(Adds OCBC report, details)
SINGAPORE Dec 4 Maybank Kim Eng downgraded Olam International Ltd to "sell" from "hold" on Tuesday and cut its target price to S$1.42 from S$1.75 after the Singaporean commodities trader announced its fund-raising plan.
For nearly two weeks, Olam has been locked in a battle with short-seller Muddy Waters, which in a 133-page report said aggressive spending, accounting practices and debt levels had left the company on the verge of collapse.
Olam, which is backed by Singapore state investor Temasek Holdings, has sued Muddy Waters in a Singapore court and issued a detailed rebuttal of the allegations, saying it was not at risk of insolvency and had enough liquidity.
Olam is issuing a nominal $750 million of 6.75 percent five-year bonds at a price of 95 percent, raising $712.5 million.
The bonds have warrants attached that will allow holders to buy a total of 387 million shares at $1.291, which would raise $500 million if they were all exercised.
"This exercise may also hurt short-sellers, as script lenders will have to call for borrowed stock in order to participate," Maybank Kim Eng said.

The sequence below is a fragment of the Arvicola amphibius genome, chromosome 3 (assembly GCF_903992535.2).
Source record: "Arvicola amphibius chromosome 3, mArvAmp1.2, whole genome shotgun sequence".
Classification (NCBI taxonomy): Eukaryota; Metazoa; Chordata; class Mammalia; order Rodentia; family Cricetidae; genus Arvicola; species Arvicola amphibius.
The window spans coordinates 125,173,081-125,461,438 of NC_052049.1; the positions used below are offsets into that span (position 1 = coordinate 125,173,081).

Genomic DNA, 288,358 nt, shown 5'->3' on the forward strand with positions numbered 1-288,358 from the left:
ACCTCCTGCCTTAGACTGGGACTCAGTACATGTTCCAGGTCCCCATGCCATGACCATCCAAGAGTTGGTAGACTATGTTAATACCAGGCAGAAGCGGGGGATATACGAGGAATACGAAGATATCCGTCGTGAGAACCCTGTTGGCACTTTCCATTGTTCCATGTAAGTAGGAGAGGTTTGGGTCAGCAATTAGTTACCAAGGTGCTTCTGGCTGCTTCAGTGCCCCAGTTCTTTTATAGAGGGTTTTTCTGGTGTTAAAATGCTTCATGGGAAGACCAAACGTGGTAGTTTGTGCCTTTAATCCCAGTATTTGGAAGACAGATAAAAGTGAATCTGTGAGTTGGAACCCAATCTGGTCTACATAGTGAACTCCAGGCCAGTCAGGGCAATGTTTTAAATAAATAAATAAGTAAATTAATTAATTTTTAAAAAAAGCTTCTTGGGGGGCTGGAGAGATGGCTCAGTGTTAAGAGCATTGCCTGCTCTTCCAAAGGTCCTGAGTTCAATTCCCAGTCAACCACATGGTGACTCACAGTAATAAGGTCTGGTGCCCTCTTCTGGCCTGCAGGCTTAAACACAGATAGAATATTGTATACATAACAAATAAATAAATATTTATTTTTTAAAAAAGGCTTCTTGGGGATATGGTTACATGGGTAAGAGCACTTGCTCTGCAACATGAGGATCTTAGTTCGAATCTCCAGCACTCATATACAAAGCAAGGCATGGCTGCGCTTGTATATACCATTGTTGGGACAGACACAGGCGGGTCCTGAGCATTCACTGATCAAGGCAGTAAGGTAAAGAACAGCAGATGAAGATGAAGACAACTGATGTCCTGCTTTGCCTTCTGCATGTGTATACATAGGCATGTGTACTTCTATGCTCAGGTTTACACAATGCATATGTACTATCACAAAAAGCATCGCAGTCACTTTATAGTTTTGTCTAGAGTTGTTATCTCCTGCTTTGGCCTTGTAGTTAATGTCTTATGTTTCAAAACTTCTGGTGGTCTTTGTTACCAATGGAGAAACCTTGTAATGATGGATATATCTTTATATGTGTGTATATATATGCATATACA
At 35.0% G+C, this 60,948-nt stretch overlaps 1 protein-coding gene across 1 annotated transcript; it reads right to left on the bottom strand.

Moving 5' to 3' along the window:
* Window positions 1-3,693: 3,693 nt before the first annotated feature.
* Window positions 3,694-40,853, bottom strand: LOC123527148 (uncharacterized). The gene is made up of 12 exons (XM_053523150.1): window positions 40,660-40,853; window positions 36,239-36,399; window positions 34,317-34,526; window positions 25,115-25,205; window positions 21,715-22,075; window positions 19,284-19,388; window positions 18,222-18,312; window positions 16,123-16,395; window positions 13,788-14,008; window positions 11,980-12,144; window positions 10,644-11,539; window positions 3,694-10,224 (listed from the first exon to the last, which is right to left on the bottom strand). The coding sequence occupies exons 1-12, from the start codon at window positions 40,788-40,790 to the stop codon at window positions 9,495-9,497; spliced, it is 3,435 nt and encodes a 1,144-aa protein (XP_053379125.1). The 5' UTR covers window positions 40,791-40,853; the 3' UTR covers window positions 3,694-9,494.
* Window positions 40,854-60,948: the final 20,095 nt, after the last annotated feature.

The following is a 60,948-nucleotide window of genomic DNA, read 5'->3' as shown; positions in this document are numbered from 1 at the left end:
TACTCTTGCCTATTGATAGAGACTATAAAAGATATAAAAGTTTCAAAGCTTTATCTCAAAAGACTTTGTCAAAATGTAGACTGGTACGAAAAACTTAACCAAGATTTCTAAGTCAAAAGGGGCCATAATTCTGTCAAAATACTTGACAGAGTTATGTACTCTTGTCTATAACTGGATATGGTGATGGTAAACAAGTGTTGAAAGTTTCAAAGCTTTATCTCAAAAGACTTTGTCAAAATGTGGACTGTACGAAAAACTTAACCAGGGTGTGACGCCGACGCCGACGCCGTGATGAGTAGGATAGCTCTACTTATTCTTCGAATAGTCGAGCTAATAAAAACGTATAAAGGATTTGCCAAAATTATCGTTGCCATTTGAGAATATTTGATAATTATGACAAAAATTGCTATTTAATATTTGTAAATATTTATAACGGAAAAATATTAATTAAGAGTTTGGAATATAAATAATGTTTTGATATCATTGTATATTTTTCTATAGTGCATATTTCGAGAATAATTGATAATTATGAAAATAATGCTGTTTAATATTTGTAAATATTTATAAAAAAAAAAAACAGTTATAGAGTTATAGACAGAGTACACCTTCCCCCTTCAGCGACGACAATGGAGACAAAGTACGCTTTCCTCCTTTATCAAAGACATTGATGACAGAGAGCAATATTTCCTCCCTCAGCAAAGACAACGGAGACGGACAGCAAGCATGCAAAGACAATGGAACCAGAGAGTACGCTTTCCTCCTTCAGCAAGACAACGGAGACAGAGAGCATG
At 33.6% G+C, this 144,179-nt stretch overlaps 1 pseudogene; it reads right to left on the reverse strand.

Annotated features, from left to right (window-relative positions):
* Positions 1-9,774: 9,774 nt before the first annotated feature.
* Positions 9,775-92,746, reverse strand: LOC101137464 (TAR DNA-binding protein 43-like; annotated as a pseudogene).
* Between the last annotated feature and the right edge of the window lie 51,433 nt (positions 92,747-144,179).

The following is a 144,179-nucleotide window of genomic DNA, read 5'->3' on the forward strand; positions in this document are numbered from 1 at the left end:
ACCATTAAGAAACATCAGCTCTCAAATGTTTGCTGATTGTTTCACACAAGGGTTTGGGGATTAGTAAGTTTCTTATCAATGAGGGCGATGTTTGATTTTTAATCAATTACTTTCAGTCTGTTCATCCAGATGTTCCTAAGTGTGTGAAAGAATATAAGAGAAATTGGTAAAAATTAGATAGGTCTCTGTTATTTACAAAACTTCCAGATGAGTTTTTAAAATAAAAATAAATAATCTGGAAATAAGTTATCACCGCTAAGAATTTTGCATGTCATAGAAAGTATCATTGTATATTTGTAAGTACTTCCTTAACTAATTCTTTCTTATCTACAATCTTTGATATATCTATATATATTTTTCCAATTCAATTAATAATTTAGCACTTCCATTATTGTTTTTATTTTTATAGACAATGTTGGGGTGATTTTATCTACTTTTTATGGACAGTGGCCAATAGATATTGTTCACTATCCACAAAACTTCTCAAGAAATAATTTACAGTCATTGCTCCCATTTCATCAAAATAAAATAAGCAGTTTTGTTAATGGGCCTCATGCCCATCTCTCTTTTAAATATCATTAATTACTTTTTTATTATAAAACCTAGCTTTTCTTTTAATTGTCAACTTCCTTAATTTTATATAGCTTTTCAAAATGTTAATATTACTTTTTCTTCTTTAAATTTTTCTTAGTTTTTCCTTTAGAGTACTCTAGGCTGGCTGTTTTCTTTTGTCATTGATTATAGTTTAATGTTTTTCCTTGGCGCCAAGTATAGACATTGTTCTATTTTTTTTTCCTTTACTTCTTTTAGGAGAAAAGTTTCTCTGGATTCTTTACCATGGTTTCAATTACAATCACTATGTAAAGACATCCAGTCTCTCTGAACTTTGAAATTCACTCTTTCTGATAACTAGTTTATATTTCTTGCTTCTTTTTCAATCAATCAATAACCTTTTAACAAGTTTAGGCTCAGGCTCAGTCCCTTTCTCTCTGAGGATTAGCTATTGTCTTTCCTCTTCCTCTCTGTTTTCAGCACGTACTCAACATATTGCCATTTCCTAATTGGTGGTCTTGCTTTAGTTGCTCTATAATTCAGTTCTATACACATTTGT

"However, management's earlier stance that it could easily survive 12-18 months even in a credit market seizure may now sound hollow and minority shareholder confidence may be eroded."
Temasek has a 16 percent stake in Olam, which has expanded beyond trading into the production and processing of agricultural commodities from cotton to coffee and cashew nuts.
The state investor's share would go up to 28-29 percent assuming it takes up all warrants, Maybank said.
OCBC Investment Research said Olam's management hopes the move will help to dispel any lingering doubts about the company's viability and solvency, thus shoring up its bond and share prices.
"While we think that there could be some near-term boost to its share price, we note that outlook for the next six months remains quite muted," OCBC said. It maintained its "hold" rating and S$1.44 target price on Olam. (Reporting by Eveline Danubrata; Editing by Paul Tait)